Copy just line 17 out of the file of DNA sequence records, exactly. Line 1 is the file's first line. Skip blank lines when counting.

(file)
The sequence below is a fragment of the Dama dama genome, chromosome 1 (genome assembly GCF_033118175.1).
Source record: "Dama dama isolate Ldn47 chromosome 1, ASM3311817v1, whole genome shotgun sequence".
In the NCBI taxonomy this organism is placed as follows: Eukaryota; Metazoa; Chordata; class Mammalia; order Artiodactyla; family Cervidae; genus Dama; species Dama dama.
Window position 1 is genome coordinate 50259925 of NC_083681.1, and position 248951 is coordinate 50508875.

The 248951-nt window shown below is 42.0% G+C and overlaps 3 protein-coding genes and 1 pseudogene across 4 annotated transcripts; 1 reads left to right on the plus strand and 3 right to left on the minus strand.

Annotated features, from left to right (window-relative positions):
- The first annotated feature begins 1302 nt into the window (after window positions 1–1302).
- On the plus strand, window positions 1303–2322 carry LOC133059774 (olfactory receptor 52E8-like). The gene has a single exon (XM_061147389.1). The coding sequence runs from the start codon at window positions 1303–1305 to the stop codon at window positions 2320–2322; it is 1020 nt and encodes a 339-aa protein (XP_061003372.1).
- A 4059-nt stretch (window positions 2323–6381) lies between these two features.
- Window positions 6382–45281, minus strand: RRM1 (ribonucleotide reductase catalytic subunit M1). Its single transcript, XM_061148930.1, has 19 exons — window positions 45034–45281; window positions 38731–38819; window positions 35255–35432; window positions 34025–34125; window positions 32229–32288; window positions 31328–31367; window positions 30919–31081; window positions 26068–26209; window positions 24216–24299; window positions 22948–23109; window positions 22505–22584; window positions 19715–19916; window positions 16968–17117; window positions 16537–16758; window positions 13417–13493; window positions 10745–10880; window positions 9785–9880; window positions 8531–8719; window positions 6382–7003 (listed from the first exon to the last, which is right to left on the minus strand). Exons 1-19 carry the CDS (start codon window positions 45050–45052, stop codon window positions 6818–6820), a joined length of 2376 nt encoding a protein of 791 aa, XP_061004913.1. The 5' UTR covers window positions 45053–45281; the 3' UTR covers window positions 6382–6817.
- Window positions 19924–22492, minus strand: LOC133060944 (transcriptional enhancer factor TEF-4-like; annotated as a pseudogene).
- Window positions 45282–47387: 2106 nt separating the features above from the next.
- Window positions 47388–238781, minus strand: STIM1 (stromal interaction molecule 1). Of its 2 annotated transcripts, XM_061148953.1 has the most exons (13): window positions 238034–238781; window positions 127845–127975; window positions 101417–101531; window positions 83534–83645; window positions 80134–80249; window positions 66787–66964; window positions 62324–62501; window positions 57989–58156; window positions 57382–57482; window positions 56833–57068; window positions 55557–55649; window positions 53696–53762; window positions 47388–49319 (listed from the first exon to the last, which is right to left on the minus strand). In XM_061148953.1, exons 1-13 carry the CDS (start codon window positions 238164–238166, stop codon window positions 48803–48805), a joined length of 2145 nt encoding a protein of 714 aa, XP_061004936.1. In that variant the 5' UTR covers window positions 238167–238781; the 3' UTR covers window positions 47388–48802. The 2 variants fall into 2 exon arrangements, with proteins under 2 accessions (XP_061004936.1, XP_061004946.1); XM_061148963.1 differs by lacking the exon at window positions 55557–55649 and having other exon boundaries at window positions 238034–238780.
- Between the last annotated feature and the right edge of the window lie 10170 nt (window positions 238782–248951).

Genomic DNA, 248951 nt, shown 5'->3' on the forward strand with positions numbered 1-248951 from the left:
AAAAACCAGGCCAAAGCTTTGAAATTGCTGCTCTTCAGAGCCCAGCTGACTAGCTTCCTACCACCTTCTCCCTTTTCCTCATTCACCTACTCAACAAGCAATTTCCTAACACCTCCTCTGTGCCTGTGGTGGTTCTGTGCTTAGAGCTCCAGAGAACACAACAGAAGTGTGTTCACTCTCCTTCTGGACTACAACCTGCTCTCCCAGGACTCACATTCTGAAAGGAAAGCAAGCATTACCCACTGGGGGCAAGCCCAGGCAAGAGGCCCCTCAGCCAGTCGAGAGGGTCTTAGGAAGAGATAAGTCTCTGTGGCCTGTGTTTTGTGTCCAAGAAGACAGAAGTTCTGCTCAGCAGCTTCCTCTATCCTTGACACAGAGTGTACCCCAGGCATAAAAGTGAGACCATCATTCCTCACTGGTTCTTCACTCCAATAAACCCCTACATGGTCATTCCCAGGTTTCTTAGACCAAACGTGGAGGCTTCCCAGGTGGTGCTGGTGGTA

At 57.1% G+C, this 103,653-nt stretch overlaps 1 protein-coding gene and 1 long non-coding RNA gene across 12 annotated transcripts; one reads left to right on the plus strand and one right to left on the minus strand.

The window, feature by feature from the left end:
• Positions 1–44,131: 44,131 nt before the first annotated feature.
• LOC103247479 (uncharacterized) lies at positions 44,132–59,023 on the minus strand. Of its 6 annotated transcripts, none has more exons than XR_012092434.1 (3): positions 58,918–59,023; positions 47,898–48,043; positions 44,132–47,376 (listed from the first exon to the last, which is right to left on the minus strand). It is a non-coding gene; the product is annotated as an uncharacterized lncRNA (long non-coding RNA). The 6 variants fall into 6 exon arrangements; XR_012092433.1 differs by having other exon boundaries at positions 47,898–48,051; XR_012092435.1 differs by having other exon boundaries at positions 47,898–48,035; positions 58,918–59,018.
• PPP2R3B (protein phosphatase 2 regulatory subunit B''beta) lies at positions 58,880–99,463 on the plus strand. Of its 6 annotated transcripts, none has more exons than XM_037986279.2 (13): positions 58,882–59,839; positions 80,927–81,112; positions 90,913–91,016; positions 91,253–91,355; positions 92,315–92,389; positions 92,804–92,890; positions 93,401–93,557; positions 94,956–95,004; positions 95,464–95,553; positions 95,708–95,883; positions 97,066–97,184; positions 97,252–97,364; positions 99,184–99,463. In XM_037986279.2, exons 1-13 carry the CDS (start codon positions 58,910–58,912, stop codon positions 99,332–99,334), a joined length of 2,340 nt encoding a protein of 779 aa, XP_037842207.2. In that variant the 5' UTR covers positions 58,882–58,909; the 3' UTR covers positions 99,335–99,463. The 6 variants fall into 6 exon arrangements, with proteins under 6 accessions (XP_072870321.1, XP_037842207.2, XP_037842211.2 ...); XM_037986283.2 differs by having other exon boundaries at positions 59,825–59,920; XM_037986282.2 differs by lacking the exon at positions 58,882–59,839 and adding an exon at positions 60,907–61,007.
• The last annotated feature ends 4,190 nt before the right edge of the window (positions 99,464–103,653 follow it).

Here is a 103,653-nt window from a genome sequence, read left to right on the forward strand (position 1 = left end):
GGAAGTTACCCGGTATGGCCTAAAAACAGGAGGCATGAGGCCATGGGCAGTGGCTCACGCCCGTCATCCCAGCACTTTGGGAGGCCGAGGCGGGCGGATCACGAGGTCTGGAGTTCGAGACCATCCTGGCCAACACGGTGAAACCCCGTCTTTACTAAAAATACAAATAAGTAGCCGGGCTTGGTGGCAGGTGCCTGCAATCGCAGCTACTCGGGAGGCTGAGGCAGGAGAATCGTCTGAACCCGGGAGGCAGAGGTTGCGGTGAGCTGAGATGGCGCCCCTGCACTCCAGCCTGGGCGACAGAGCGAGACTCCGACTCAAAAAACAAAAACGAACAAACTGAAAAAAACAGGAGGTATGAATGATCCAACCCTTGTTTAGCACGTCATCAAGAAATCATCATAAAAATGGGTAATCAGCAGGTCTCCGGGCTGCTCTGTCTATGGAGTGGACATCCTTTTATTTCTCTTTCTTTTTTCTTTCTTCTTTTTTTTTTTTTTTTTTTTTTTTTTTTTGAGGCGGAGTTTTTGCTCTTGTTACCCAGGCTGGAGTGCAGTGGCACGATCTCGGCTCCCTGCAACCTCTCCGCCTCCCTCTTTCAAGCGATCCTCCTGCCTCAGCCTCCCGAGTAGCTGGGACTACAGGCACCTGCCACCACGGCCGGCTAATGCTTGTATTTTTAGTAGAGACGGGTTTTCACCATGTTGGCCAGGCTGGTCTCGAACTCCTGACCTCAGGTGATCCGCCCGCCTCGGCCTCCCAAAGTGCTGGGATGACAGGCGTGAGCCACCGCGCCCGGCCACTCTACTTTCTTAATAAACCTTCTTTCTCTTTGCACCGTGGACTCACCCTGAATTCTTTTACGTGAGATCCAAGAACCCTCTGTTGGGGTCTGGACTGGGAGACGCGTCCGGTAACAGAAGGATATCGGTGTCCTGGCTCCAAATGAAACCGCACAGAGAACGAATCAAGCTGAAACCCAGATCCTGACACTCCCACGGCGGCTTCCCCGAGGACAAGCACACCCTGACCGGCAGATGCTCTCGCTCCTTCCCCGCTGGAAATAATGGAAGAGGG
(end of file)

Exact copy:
At 57.1% G+C, this 103,653-nt stretch overlaps 1 protein-coding gene and 1 long non-coding RNA gene across 12 annotated transcripts; one reads left to right on the plus strand and one right to left on the minus strand.